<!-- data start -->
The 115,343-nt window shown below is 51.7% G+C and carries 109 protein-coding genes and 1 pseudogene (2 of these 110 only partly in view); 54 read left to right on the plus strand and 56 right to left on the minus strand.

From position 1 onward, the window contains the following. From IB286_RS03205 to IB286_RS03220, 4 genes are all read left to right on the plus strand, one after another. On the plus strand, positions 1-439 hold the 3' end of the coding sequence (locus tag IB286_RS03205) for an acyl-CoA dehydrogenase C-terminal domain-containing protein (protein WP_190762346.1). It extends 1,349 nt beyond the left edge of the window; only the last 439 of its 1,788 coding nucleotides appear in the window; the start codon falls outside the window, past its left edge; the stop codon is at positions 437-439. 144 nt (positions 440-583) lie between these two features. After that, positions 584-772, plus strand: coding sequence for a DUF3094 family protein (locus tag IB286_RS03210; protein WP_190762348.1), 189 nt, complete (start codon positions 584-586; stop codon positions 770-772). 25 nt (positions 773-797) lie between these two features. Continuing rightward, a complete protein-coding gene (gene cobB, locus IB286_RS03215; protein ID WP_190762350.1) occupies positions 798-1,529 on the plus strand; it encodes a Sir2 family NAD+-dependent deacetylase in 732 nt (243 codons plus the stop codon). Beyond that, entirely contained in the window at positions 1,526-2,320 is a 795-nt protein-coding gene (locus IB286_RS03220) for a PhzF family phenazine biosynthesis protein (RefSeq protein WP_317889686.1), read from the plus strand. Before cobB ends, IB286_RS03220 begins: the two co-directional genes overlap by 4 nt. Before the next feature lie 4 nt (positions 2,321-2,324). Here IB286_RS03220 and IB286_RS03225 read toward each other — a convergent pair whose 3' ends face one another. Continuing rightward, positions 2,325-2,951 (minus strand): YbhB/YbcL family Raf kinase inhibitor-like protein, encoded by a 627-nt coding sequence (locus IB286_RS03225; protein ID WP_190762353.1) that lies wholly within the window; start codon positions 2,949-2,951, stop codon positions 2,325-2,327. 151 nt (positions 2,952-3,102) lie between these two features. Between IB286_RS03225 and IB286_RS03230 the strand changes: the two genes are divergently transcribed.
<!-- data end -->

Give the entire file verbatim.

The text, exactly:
The 115,343-nt window shown below is 51.7% G+C and carries 109 protein-coding genes and 1 pseudogene (2 of these 110 only partly in view); 54 read left to right on the plus strand and 56 right to left on the minus strand.

From position 1 onward, the window contains the following. From IB286_RS03205 to IB286_RS03220, 4 genes are all read left to right on the plus strand, one after another. On the plus strand, positions 1-439 hold the 3' end of the coding sequence (locus tag IB286_RS03205) for an acyl-CoA dehydrogenase C-terminal domain-containing protein (protein WP_190762346.1). It extends 1,349 nt beyond the left edge of the window; only the last 439 of its 1,788 coding nucleotides appear in the window; the start codon falls outside the window, past its left edge; the stop codon is at positions 437-439. 144 nt (positions 440-583) lie between these two features. After that, positions 584-772, plus strand: coding sequence for a DUF3094 family protein (locus tag IB286_RS03210; protein WP_190762348.1), 189 nt, complete (start codon positions 584-586; stop codon positions 770-772). 25 nt (positions 773-797) lie between these two features. Continuing rightward, a complete protein-coding gene (gene cobB, locus IB286_RS03215; protein ID WP_190762350.1) occupies positions 798-1,529 on the plus strand; it encodes a Sir2 family NAD+-dependent deacetylase in 732 nt (243 codons plus the stop codon). Beyond that, entirely contained in the window at positions 1,526-2,320 is a 795-nt protein-coding gene (locus IB286_RS03220) for a PhzF family phenazine biosynthesis protein (RefSeq protein WP_317889686.1), read from the plus strand. Before cobB ends, IB286_RS03220 begins: the two co-directional genes overlap by 4 nt. Before the next feature lie 4 nt (positions 2,321-2,324). Here IB286_RS03220 and IB286_RS03225 read toward each other — a convergent pair whose 3' ends face one another. Continuing rightward, positions 2,325-2,951 (minus strand): YbhB/YbcL family Raf kinase inhibitor-like protein, encoded by a 627-nt coding sequence (locus IB286_RS03225; protein ID WP_190762353.1) that lies wholly within the window; start codon positions 2,949-2,951, stop codon positions 2,325-2,327. 151 nt (positions 2,952-3,102) lie between these two features. Between IB286_RS03225 and IB286_RS03230 the strand changes: the two genes are divergently transcribed.